Need another reason to daydream about the May 2-4 weekend? How about faster service and your favourite brand always in stock at The Beer Store?
Ontario’s largest beer retailer will roll out a pilot project this spring with
The first location in the planned five-store pilot will be in the greater Toronto area, said Glenn Wood, director of information services for The Beer Store. It is hoped Triversity’s Transactionware Enterprise for J2EE customers will mean better service at the front end while Yantra will provide real-time inventory visibility throughout the supply chain on the back end.
“”It’s about having the right product at the right time and the right location,”” Wood said. “”It’s also about getting people in and out quickly.””
With The Beer Store’s proprietary system, which was created in-house about 10 years ago, the retailer, with more than 400 stores across the province, could no longer scale to increasing demand. Brand selection has grown by 250 per cent in the last decade and stores offer more than 300 brands from 70 brewers. It was time to upgrade, Wood said.
“”As the brand proliferation continues, if you’re buying several sizes and brands, the longer that process takes. Part of what we will be looking at is scanning in the back room as well, so if there is application in terms of mobile or handheld in the front store we can potentially move more people through more quickly,”” said Wood.
Ideally, if The Beer Store could also move wait lines faster at peak times it would be an improvement, he said.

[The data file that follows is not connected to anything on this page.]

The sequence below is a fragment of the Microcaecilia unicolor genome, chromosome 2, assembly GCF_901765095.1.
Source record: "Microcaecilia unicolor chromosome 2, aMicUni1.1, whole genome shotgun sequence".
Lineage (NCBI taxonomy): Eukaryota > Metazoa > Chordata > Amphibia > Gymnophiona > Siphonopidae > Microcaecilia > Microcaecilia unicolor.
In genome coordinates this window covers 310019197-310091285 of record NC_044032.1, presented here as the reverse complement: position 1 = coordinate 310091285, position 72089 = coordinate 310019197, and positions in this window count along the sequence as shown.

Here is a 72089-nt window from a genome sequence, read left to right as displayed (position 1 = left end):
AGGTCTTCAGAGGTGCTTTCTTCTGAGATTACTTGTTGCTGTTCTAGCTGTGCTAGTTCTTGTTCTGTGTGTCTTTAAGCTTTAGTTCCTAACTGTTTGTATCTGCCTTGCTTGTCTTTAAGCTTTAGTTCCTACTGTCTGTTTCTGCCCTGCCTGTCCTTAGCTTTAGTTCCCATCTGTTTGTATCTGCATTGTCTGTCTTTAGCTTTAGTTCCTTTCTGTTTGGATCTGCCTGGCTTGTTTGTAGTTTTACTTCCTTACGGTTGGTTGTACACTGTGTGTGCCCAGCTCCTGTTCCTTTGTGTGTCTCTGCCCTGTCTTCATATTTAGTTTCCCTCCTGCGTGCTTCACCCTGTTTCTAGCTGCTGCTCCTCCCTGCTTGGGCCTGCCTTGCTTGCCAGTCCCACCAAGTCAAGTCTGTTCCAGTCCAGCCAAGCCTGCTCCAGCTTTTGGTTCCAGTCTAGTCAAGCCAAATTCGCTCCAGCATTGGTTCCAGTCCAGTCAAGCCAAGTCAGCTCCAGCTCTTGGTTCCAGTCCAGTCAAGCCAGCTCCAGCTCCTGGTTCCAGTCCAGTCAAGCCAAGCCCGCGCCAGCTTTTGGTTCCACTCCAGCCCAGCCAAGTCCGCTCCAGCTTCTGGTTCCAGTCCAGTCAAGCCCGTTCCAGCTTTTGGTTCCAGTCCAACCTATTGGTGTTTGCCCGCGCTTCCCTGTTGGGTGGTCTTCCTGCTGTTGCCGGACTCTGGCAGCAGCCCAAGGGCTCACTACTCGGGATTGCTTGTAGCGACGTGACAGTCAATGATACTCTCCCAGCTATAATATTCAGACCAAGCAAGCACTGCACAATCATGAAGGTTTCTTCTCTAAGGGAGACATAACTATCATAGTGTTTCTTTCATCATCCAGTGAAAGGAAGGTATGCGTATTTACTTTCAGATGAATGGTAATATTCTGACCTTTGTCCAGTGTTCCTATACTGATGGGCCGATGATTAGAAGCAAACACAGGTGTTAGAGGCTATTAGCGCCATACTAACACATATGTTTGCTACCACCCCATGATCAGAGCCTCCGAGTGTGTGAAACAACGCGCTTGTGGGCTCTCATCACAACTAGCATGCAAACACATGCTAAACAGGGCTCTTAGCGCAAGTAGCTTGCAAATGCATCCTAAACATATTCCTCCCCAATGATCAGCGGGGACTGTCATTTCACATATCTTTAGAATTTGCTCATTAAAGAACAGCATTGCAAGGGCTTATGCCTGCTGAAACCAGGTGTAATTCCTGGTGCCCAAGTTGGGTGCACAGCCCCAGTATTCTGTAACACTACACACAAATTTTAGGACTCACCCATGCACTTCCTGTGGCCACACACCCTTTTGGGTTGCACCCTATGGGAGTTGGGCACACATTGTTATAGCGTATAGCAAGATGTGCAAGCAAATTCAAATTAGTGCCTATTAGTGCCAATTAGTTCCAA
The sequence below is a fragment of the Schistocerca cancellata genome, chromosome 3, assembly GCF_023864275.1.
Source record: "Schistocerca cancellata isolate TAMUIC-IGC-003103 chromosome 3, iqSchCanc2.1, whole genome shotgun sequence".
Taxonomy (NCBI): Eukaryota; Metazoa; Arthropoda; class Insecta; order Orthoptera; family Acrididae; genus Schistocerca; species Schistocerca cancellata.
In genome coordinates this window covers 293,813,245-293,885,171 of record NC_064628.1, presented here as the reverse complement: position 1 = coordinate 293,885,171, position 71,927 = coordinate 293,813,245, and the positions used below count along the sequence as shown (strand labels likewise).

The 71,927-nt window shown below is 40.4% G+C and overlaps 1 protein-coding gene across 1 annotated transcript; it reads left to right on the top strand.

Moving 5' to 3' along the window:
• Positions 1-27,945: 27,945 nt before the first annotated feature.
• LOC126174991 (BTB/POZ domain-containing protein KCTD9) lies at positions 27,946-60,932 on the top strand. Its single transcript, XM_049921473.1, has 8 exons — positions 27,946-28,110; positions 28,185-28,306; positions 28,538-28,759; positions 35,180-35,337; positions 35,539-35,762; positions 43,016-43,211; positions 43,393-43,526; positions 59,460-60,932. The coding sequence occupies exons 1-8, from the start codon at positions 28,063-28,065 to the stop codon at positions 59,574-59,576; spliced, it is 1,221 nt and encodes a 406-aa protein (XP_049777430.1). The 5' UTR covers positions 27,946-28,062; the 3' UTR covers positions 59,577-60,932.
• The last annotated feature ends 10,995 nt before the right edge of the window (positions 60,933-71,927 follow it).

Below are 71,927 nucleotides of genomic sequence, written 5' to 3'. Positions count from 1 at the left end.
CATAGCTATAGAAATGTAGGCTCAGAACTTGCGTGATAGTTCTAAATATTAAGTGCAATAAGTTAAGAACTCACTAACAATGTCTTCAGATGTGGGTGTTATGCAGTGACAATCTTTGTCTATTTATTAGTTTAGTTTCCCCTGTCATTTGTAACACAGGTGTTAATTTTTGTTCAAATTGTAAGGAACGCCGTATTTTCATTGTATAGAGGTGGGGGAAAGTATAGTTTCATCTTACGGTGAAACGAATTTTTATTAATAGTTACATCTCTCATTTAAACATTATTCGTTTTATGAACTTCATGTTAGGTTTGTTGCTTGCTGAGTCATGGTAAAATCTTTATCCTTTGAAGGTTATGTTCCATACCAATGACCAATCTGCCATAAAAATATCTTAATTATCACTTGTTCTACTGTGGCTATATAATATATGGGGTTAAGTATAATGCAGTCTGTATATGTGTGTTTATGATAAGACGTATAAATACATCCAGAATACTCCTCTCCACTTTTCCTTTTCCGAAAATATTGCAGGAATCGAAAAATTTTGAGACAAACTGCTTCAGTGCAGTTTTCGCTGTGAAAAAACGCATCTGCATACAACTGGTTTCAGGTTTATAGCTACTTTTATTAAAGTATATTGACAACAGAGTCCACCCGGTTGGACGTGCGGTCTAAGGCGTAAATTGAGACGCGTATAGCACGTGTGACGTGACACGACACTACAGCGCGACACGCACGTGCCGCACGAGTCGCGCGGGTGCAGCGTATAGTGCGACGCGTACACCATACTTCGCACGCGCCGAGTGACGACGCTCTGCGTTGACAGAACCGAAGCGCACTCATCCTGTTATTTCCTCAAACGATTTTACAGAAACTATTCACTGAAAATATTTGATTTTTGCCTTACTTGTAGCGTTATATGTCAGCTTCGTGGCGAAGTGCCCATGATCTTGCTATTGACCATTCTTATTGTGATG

“”That’s partly what the pilot will help us to determine — whether or not we can drive customer service and help move people through more quickly and as much as anything from a cashier stand point make it as transparent as possible.””
The Beer Store is also engaged in retail renewal program updating the look of its storefronts as well as back end systems.
“”A lot of the application gaps we have as a business are predominantly around best practices in retail, and the renewal is consistent with applying best practice retail,”” said Wood. “”Execution, technology and point of sale is really a part of that.””
Those elements involve both front of store selling and back office inventory management — something critical in managing the supply chain.
“”We go through a lot of beer in the summer and it takes up a lot of space. People expect it to be cold, that we’ll have their brand and it’s a peak demand type business. Long weekends drive a lot of volume and it’s about getting people in and out and having the right product at the right time,”” said Wood.
At times like Labour Day and the Victoria Day weekend, speedy checkout is important, but if The Beer Store runs low on a particular product they have to be able to replace it.
With the new POS transaction system, if the store clerk punches in an order for a 2-4 of Molson Canadian but that particular brand and package size is out of stock, the system will send a message to the Yantra store inventory application. It will then send back a message saying the 2-4 isn’t available but two 12 packs are available. The POS does the substitution and discounts the price of the two 12 packs to match the price of the 2-4.